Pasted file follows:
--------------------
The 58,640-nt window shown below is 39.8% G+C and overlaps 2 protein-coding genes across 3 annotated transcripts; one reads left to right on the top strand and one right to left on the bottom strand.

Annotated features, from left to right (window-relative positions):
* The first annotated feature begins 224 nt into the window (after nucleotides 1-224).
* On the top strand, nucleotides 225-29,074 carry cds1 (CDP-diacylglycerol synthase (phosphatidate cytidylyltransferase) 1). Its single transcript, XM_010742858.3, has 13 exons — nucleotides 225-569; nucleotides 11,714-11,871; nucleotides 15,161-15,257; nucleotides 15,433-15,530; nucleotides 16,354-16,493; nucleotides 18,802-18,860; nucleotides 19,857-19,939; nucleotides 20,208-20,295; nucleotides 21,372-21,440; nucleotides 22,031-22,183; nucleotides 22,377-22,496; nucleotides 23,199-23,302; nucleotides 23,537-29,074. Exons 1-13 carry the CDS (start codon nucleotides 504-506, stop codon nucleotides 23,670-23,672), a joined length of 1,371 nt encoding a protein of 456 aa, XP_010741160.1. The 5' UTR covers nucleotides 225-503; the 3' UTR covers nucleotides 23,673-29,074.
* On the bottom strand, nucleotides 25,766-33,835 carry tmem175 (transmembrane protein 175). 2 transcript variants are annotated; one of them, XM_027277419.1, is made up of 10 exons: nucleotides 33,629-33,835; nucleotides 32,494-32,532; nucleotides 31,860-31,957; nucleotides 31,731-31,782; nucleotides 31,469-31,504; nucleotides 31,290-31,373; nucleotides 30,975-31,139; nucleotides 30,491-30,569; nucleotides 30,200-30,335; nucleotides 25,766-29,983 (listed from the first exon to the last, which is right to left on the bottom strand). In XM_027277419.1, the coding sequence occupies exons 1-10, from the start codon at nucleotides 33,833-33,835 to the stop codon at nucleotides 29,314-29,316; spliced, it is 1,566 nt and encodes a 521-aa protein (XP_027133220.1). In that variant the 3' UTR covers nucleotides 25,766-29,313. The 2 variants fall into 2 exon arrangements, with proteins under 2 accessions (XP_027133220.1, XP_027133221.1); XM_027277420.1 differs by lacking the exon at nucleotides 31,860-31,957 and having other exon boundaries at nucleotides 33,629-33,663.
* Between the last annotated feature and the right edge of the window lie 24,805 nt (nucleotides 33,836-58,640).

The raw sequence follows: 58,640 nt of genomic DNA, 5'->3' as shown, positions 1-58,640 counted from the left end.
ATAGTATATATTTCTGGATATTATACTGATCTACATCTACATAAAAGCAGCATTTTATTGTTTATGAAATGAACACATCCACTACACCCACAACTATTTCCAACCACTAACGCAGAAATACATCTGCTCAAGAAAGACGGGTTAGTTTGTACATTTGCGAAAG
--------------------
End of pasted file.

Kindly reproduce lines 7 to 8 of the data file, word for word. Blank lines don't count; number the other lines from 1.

The raw sequence follows: 58,640 nt of genomic DNA, 5'->3' as shown, positions 1-58,640 counted from the left end.
ATAGTATATATTTCTGGATATTATACTGATCTACATCTACATAAAAGCAGCATTTTATTGTTTATGAAATGAACACATCCACTACACCCACAACTATTTCCAACCACTAACGCAGAAATACATCTGCTCAAGAAAGACGGGTTAGTTTGTACATTTGCGAAAG